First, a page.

Last Friday, a Friesian ewe named Yola came to live at our farm. Friesian sheep come from the region of Friesland (where Germany, the Netherlands and Belgium come together). Friesan sheep (like the Holstein or Friesian cow) are dairy sheep. We purchased her in partnership with one of our interns, Courtney.
Yola gives about 7/8 of a gallon of milk each day. While we weren't sure we needed one more daily chore, so far the milking hasn't been too bad (mostly because Courtney has been doing it!). All joking aside, we're excited to be taking on a new project.
The milk is incredible. We're raising several bottle lambs, so we've used her milk instead of buying milk replacer. Even more exciting, Courtney has started making cheese. We sampled her first batch of sheep's milk ricotta cheese yesterday - it was unbelievably good. We have plans to make ice cream, other types of cheese, and yogurt. We're also anxious to use the milk in it's fluid form - it's amazingly sweet. Sheep's milk is naturally homogenized, meaning the cream and the milk are mixed together (and stay that way). No more need to buy half-and-half for our coffee!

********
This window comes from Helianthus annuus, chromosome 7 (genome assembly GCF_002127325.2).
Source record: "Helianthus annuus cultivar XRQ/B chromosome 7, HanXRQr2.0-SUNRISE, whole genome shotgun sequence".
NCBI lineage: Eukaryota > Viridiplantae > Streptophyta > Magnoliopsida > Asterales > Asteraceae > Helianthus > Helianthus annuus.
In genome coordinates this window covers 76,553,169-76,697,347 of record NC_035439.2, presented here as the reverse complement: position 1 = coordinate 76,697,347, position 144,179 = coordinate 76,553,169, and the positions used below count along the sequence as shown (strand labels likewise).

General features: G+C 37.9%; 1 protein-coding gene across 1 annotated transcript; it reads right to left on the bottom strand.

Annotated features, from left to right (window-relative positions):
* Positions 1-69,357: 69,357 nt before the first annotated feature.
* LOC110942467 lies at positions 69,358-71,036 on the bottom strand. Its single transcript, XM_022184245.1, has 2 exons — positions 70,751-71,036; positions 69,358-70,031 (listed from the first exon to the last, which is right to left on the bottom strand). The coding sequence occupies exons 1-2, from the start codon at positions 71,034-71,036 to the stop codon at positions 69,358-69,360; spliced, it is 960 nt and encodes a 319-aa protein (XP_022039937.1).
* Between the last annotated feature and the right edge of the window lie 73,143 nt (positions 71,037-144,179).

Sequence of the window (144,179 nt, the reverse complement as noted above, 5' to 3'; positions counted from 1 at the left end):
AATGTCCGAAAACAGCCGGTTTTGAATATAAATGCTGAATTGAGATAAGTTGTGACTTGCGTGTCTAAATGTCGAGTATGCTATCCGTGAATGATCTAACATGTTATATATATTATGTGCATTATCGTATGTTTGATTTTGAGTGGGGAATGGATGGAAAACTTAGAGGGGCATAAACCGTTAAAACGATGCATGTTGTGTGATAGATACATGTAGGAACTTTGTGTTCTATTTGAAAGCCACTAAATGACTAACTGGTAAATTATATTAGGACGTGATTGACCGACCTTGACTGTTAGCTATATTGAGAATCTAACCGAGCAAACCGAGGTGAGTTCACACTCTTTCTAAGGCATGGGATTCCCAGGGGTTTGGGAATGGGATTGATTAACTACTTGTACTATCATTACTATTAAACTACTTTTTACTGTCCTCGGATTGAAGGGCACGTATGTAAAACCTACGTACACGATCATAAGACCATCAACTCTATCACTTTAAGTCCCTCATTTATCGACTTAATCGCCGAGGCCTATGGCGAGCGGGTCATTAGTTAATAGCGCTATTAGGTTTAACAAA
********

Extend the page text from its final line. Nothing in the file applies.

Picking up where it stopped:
We're learning that a dairy animal is very different from the meat and wool producing sheep we're used to. For one thing, a dairy sheep must be kept on a high plane of nutrition while she's lactating. We do feed her some grain at milking to help satisfy her protein and energy needs. Once she's settled in here, we'll put her on grass with the other sheep we keep at home.